Science column: The rise and fall of the Rockies

James Hagadorn

Bird’s eye view of the Gore Range, 20,000 years ago, when glaciers dominated our mountains. Silverthorne is at the bottom of the image. See for an animation of how Colorado evolved during the ice age.
P. Weimer / Provided |

Colorado has some of the strangest mountains and plains on Earth. Their tectonic history underpins our ski industry, groundwater supplies, soil and national parks.

We even have a couple of hidden mountain ranges, whose whereabouts are revealed in rock outcrops that millions of people drive by every day. These mountains were once as big as the Andes and corrugated our state 300 million years ago, when Colorado was a warm, tropical locale that straddled the equator. One range called Uncomphagria (rhymes with sangria) loomed over western Colorado. The other, called the Ancestral Rockies, towered over central Colorado.

Tropical weathering and millions of years of erosion eventually beveled the peaks of these mountains. Their relicts live on, though. The pebbly remnants of Uncomphagria make up much of the red dirt and rocks of southwestern Colorado. The sedimentary remains of the Ancestral Rockies make up the Flatirons, Red Rocks Amphitheater, Roxborough Park and Garden of the Gods. The most famous leftovers of these mountains make up the Maroon Bells. To get these bottom-of-the-mountain sediments up to the top of Maroon Peak, another mountain-building interval occurred hundreds of millions of years later. Movement of Earth’s tectonic plates squeezed our modern Rocky Mountains into existence, opening them upward like an accordion.

And those diamond-shaped peaks coveted by skiers and outdoors people? They owe their origin to ice ages that occurred during the past couple hundred thousand years. That’s because as snow builds up on mountaintops, it compresses and eventually becomes ice. If enough of it accumulates and if it persists for millennia, it forms a glacier which then flows downhill like molasses.

But glaciers chisel a path through mountains like an ice-cream scoop carves through ice cream. The areas left between the glacial scoops formed the pointy peaks and knife-sharp jagged ridges that adorn our favorite ski and mountaineering epicenters. They also created all the depressions that became our alpine lakes, like Turquoise Lake near Leadville. As glaciers moved downhill and combined with one another, they bulldozed long valleys with flattish bottoms. In some cases we’ve shored up their bulldozed piles of debris with dams, turning them into drinking water reservoirs.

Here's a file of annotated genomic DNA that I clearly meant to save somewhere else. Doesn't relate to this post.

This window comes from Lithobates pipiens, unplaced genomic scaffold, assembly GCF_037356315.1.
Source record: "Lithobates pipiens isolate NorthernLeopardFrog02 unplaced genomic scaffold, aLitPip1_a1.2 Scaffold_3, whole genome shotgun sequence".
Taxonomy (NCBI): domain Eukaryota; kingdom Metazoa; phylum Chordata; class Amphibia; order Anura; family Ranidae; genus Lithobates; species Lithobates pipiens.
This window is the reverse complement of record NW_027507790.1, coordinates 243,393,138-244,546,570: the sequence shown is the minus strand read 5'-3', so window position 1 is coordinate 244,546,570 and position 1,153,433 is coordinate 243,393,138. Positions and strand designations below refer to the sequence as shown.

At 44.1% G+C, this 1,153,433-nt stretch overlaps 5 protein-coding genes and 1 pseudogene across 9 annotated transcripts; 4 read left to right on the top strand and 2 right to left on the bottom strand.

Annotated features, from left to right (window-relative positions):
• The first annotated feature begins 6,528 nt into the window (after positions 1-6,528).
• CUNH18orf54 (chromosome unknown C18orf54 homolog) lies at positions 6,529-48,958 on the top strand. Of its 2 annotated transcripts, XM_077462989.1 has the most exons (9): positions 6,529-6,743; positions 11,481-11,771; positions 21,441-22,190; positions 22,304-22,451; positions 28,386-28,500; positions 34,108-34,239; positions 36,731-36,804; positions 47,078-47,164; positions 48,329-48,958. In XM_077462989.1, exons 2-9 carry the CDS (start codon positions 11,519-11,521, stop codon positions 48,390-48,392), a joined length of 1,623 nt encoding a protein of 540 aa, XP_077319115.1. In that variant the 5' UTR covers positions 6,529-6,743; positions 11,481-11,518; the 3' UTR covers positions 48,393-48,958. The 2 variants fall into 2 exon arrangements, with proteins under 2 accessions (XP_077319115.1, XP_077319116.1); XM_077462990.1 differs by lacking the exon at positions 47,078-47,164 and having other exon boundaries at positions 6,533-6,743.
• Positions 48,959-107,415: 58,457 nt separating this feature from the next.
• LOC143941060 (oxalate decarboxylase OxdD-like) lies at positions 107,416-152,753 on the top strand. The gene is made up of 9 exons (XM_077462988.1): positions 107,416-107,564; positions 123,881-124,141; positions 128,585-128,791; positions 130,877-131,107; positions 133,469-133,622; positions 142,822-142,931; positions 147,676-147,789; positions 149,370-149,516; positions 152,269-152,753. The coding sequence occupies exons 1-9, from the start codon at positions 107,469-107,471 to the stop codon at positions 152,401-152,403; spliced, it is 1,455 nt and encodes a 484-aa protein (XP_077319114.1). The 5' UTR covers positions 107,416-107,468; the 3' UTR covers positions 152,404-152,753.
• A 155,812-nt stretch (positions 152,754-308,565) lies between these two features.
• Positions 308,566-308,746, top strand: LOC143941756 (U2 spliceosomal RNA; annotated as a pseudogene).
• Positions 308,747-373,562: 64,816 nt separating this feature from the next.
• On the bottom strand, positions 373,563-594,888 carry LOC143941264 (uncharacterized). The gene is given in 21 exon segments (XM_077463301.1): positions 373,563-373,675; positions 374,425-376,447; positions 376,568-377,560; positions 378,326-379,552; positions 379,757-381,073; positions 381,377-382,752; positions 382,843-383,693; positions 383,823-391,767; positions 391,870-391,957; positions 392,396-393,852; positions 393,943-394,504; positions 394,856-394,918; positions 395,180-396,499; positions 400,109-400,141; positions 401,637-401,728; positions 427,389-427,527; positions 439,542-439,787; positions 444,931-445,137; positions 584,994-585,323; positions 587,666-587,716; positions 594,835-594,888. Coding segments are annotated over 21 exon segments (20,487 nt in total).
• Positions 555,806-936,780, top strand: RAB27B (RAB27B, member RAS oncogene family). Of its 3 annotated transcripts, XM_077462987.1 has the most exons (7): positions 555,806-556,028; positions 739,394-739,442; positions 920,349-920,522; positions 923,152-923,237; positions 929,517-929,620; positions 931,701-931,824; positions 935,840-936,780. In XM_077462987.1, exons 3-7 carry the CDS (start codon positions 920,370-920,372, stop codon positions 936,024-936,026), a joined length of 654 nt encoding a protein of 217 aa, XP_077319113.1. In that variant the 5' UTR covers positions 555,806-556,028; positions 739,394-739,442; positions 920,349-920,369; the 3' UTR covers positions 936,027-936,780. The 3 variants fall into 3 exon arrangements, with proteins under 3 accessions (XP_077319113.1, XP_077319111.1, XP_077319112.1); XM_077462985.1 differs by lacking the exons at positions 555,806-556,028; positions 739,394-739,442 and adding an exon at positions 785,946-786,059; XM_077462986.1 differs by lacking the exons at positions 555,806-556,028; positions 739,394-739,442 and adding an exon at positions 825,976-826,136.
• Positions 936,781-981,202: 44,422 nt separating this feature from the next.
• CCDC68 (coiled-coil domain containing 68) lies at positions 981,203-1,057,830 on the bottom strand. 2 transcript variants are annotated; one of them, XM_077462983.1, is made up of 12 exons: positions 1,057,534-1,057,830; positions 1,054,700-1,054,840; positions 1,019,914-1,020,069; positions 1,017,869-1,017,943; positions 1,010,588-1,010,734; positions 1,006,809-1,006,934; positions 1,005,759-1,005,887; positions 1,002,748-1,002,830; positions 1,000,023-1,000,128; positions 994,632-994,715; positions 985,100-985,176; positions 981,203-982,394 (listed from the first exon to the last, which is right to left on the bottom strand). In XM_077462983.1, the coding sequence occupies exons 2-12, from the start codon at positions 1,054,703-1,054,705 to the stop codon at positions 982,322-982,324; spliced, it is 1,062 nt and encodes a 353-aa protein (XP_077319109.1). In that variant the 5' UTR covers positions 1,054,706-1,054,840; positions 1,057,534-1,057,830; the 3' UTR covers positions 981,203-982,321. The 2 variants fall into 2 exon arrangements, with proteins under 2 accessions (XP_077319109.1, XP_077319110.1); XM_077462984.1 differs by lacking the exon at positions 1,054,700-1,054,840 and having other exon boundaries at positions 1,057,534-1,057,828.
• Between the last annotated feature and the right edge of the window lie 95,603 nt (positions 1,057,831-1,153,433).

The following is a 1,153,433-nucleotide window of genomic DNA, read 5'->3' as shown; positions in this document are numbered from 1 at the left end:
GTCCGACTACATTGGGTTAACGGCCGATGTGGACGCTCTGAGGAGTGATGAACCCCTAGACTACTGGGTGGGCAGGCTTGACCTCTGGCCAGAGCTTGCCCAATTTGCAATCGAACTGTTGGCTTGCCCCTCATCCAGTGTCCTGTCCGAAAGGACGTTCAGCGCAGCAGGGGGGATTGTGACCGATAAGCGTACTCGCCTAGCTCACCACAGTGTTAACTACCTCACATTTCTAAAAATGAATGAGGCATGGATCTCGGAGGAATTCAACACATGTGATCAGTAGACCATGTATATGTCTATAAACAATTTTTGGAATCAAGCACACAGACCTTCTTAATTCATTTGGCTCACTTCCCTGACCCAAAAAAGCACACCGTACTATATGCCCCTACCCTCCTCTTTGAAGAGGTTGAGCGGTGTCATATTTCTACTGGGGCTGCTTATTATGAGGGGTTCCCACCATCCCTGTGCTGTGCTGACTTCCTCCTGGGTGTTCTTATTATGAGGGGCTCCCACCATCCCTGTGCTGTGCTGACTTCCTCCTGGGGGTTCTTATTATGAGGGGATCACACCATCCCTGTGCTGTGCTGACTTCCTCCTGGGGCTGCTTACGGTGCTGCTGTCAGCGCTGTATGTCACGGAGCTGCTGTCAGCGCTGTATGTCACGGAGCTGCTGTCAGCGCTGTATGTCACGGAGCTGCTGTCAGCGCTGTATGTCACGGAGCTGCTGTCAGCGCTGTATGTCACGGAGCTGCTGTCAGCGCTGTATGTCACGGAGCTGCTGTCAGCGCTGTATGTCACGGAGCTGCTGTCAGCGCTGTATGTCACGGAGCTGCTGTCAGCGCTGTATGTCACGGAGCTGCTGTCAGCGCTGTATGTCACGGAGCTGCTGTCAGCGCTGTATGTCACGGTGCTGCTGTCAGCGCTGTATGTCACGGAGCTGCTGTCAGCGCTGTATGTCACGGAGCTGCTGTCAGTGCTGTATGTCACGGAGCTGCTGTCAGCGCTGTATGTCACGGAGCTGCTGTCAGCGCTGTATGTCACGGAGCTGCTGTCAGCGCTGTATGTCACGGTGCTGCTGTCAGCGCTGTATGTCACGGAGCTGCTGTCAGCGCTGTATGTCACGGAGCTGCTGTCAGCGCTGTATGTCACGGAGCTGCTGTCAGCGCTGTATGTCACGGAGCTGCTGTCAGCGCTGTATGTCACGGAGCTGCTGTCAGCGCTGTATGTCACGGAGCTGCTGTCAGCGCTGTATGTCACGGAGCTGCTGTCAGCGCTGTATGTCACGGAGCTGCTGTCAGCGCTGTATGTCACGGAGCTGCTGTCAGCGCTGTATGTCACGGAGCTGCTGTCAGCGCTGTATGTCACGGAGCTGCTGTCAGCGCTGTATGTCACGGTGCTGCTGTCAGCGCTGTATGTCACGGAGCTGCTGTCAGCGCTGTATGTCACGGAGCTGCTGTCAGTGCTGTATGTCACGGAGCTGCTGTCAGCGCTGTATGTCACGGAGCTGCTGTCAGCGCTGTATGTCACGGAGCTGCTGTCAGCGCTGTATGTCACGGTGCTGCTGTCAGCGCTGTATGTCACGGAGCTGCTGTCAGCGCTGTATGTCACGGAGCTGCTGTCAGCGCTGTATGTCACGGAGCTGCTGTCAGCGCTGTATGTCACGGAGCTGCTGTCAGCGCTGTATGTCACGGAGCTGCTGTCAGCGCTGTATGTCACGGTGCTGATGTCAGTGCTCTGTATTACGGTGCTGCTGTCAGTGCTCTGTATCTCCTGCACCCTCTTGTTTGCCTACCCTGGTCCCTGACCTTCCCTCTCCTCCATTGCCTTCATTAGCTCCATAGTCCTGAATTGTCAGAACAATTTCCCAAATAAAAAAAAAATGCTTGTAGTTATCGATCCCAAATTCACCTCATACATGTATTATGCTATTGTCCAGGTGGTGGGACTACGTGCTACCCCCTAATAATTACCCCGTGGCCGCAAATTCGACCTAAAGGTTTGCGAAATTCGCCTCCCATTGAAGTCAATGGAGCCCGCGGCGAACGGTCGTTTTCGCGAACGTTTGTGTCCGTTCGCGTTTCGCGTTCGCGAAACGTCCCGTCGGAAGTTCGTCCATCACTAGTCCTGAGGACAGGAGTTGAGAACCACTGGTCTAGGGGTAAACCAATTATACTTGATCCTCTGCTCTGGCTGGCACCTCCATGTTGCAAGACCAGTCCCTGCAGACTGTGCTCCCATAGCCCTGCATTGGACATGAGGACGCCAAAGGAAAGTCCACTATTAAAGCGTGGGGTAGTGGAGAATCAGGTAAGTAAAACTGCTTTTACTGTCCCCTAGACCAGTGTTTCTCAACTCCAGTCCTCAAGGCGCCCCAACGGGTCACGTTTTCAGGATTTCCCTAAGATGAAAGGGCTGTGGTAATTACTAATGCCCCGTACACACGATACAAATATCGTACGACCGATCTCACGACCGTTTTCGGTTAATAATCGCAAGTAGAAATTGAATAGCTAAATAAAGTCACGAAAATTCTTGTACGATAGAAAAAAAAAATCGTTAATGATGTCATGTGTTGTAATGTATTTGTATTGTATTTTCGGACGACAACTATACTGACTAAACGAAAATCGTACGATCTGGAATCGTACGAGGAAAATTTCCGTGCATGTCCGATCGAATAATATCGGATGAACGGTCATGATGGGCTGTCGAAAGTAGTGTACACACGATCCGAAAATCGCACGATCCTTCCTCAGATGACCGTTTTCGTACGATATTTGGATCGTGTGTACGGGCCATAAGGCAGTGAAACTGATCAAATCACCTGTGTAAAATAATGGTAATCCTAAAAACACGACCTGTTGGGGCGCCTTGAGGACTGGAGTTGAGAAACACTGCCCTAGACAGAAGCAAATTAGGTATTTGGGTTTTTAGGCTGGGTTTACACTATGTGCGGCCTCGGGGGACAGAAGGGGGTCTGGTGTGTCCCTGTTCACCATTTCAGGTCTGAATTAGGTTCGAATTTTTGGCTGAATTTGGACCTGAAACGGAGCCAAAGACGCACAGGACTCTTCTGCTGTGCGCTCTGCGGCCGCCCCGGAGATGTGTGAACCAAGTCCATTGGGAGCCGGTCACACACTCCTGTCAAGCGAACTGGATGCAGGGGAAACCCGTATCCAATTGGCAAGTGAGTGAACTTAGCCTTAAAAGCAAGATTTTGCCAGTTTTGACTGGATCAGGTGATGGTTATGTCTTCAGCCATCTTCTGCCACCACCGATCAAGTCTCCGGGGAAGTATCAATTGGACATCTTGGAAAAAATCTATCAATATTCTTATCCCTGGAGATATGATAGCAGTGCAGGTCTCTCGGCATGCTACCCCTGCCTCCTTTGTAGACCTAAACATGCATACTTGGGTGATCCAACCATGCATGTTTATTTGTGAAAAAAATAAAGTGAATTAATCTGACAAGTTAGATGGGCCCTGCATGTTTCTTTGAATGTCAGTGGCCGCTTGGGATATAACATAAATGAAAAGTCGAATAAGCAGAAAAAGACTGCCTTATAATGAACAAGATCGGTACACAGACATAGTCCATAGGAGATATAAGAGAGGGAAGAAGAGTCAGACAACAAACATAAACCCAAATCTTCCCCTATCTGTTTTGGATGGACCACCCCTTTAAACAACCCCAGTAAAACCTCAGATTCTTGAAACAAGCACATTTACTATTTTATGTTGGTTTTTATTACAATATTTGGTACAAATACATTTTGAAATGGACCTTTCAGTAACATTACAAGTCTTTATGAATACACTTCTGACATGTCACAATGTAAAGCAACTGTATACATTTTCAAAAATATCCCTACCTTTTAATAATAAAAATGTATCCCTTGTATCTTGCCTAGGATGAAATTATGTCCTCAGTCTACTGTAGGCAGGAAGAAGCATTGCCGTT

We also have two sets of mountains that break tradition. That’s because they don’t have pointy peaks but rather are flat-topped. The most famous of these is near Coors brewery. Not too long after the dinosaurs bit the dust 65 million years ago, a volcano northwest of Golden spewed hot lava. It flowed southward, filling up valleys like a lake. Over time, the mountains surrounding this cooled lava lake eroded away, but the hardened lava rock was durable and protected the underlying strata from erosion. Thus formed North and South Table Mountain. The same thing happened in an area between Steamboat, Meeker and Glenwood Springs. It formed our other rule-breaking mountain range called the Flat Tops.

So why do we have so many fourteeners, even compared to volcano-rich places like California and Washington? You’d think that only the edges of continents, where the tectonic plates are ramming into one another, would have giant mountains. Like the Himalayas, Andes and Alps.

Moreover, why are our “plains” a mile high?

It’s because about 10 million years ago, Colorado and vicinity began to be uplifted like rising cake batter. Rivers and glaciers cut downward into the rocks and sediments underfoot, exposing them and sculpting the landscape we have today. In some cases, big piles of sediment were washed out onto the plains, creating the largest reservoir of groundwater in the U.S. — the Ogalalla aquifer. Where rivers got “stuck” in our mountains’ resistant bedrock, they cut deep v-shaped chasms like Royal Gorge, Glenwood Canyon and Black Canyon of the Gunnison.

Just last year, scientists figured out why this happened. Water from a melting tectonic plate that long ago got shoved under North America percolated upward beneath what’s now our High Plains. It transformed the overlying minerals and rocks, making them less dense. And Colorado became more buoyant, rising like a marshmallow floating on the earth’s inner hot cocoa. Nature’s erosional processes did the rest, with rivers, wind and ice dissecting the landscape and redistributing its sedimentary bounty.

The Rockies will still periodically be punctured by volcanoes and cracked apart by tectonic movements, but not in our lifetimes. Yet our mountains and plains are still gently rising. As a result, the Rockies are slowly eroding away and being deposited on the high plains, making our landscape less lumpy over time. But don’t worry, you’ll still have plenty of time to bag some peaks before the Rockies end up in Kansas.

James Hagadorn, Ph.D., is a scientist at the Denver Museum of Nature & Science. Suggestions and comments welcome at